Florida Legislative Wrap-Up

Florida House Speaker Richard Corcoran. (Unmodified photo by Scott Keeler used under a creative commons license. http://bit.ly/1E6HPMf)

From legislative debate to bill signings, Floridians across the state have watched and expressed a wide range of emotion over the state’s major legislative session.

The five big issues that were publicly followed during the 60-day session and made the journey to Governor Scott’s desk include:


At the start of the legislative session, Governor Scott had proposed an $83.5 billion budget for the fiscal year that starts on July 1, encouraging legislators to increase education spending while calling for $618 million in tax cuts.

On June 2, Governor Scott signed the budget for the 2017-2018 fiscal year while vetoing $410 million in legislative projects that were deemed ineffective for Floridians.

A special three-day session in Tallahassee to reconsider the proposed budget took place started on June 7 and largely focused on appropriations, tourism and commerce, and education.


A major priority in the Senate was to revisit Florida’s higher education system and it was expected to expand Bright Future scholarships to include full tuition coverage for the top students.

In the House, a major priority was to focus on the K-12 public school system and expand school choice programs while reducing the amount of time spent on standardized testing.

Despite the stated goals by both house leaders, teachers and public school advocates erupted in confusion and anger with the signing of HB7069, a $419 million public education bill for grades K-12.

The bill provides money for the expansion of charter schools in low-performing school districts and allows more teachers to be eligible for the Best and Brightest Scholarship program by including the GRE, GMAT, LSAT, and MCAT. It also removes end of year standardized testing.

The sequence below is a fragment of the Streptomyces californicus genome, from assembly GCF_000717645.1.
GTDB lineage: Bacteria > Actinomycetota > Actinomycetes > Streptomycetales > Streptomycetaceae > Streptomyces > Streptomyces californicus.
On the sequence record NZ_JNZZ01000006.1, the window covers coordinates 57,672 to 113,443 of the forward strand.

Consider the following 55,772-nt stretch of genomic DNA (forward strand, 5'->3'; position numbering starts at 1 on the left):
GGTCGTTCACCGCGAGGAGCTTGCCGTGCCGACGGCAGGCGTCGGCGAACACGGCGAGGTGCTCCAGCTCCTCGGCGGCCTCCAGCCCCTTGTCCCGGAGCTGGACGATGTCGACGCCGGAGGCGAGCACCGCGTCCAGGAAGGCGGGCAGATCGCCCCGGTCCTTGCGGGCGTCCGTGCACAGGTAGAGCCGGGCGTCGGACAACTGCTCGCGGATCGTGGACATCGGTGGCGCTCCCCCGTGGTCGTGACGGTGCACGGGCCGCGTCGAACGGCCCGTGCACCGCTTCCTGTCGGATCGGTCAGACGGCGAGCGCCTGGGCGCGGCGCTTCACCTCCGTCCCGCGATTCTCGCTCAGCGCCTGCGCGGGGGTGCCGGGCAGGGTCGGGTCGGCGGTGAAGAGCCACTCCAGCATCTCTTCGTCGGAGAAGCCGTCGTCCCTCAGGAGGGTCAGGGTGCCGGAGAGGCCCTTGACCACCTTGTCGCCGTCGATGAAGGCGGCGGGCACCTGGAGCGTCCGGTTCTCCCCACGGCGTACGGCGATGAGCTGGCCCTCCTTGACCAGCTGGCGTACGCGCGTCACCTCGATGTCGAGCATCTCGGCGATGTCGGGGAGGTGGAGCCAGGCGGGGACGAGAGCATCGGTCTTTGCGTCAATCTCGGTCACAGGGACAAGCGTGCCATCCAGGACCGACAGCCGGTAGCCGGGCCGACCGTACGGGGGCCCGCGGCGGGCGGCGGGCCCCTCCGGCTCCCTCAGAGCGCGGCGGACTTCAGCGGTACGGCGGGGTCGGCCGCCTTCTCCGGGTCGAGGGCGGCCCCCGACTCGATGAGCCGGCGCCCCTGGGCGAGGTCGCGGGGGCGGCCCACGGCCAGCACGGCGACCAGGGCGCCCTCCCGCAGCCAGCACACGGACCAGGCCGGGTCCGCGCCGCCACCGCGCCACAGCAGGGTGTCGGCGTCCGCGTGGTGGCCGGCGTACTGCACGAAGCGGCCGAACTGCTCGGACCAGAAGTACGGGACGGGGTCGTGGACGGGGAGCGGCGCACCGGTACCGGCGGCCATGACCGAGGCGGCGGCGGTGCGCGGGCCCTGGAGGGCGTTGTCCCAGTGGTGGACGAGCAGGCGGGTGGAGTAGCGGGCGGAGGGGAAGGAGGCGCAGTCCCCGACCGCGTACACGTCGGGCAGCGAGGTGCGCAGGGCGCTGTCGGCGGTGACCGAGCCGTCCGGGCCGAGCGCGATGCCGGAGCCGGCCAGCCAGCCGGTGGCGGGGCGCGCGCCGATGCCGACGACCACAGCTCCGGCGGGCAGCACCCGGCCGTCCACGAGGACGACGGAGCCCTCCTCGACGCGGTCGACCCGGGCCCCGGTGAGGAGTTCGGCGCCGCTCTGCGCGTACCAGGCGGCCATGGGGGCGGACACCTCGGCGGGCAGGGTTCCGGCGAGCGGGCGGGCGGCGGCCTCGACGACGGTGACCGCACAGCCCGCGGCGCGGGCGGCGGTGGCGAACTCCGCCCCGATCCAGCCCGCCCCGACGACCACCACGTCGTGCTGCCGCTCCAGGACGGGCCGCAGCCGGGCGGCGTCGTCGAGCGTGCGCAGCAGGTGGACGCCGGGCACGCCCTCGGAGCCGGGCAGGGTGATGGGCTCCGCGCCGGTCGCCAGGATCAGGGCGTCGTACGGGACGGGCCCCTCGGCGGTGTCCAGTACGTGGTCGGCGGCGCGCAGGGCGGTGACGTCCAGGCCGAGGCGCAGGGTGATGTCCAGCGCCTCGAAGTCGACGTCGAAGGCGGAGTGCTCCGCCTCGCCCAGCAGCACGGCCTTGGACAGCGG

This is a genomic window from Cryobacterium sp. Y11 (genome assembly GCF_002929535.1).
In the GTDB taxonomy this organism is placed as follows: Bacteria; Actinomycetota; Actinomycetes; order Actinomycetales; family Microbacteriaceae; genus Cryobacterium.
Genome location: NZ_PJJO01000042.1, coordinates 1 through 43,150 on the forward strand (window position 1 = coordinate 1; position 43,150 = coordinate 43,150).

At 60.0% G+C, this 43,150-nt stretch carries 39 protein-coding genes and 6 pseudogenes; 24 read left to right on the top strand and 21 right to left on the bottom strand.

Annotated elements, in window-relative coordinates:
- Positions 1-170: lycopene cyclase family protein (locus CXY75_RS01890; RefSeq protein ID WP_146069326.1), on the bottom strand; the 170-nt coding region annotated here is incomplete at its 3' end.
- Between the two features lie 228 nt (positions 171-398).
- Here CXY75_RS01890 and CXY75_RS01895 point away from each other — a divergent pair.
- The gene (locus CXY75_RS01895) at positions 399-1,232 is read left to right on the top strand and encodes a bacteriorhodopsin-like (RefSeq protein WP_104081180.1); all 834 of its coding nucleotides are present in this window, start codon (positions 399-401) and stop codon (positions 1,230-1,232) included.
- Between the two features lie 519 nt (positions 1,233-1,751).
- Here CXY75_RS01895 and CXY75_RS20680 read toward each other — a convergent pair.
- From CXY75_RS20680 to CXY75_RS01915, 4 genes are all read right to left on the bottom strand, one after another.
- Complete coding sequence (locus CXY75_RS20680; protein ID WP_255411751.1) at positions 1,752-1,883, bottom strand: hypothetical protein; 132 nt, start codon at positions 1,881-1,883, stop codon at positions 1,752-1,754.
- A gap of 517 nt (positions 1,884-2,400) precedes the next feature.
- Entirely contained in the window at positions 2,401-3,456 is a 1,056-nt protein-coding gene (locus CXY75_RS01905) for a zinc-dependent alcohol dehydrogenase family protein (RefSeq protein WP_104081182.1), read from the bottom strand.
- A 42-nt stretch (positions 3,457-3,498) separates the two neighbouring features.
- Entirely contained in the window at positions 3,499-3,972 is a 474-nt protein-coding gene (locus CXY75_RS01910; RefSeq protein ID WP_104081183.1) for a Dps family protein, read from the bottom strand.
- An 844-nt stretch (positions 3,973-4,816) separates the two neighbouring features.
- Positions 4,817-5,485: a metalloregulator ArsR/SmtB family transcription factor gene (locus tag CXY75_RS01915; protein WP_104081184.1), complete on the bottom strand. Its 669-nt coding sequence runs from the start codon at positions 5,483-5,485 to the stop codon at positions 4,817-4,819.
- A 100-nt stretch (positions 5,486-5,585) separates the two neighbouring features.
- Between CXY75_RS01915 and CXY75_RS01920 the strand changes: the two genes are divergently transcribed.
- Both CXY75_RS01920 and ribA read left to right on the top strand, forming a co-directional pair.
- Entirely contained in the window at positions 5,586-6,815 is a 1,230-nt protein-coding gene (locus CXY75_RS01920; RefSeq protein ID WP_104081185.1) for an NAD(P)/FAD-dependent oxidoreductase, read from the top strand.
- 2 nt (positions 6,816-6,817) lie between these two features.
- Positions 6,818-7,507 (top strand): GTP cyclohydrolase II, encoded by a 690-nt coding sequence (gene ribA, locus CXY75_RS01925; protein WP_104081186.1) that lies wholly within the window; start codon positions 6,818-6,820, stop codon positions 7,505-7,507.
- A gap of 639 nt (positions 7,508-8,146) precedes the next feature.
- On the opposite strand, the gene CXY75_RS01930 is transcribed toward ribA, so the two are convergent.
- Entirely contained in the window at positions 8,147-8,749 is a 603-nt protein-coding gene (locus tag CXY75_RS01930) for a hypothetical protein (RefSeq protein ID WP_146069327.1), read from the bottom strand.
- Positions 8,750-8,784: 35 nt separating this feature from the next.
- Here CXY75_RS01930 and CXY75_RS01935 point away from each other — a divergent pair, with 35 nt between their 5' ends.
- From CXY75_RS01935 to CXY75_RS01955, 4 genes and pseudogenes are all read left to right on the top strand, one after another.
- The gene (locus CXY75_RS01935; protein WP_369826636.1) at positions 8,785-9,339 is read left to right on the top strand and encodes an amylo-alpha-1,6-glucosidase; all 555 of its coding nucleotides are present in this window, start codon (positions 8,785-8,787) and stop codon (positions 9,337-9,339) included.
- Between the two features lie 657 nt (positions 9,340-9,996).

Outrage came because of the charter school expansion language. A contingent of teachers, parents and school staff believe the charter school program is not the answer to students who struggle and are now advocating for elected officials to fix the problem in the next legislative session.


Steps toward protecting the environment and restoring the Everglades was a major success during the legislative session with the signing of SB10.

This $2.4 billion plan will buy land south of Lake Okeechobee to create a reservoir to store water south of the lake and reduce the amount of polluted discharge for clean water.

This bill not only proved the Senate and the House’s best interest for the people of Florida and its environment but also a shift away from the benefiting corporations.

Economic Development

Governor Scott originally wanted to provide $85 million to Enterprise Florida and $76 million to Visit Florida for business incentives to increase tourism, however, he received a surprise when the legislature’s proposed budget called for a 60 percent decrease in funding for Visit Florida.

Legislators revisited tourism during the three-day special session and increased Visit Florida’s funding from $25 million to $76 million and created an $85 million incentive fund that’ll be used for infrastructure.

Fentanyl and Opioid Drugs

In 2016, Florida faced the growing problem of fentanyl, a highly powerful synthetic painkiller. Drug dealers have illegally been mixing fentanyl with other drugs such as heroin which has led to an increase in overdoses, resulting in nearly a thousand deaths in the state.

Signed into law, HB 477 poses stricter penalties for drug dealers involved with fentanyl and other opioid drugs, including murder charges if the customer dies from an overdose.

This bill is expected to help combat the fentanyl abuse and related deaths in Florida’s communities and legislators argue it served as a major achievement during this legislative session.

Florida’s legislative session was full of success and failure from both the legislative and executive branches, however, some would say state government succeeded in moving towards a brighter future for Floridians.

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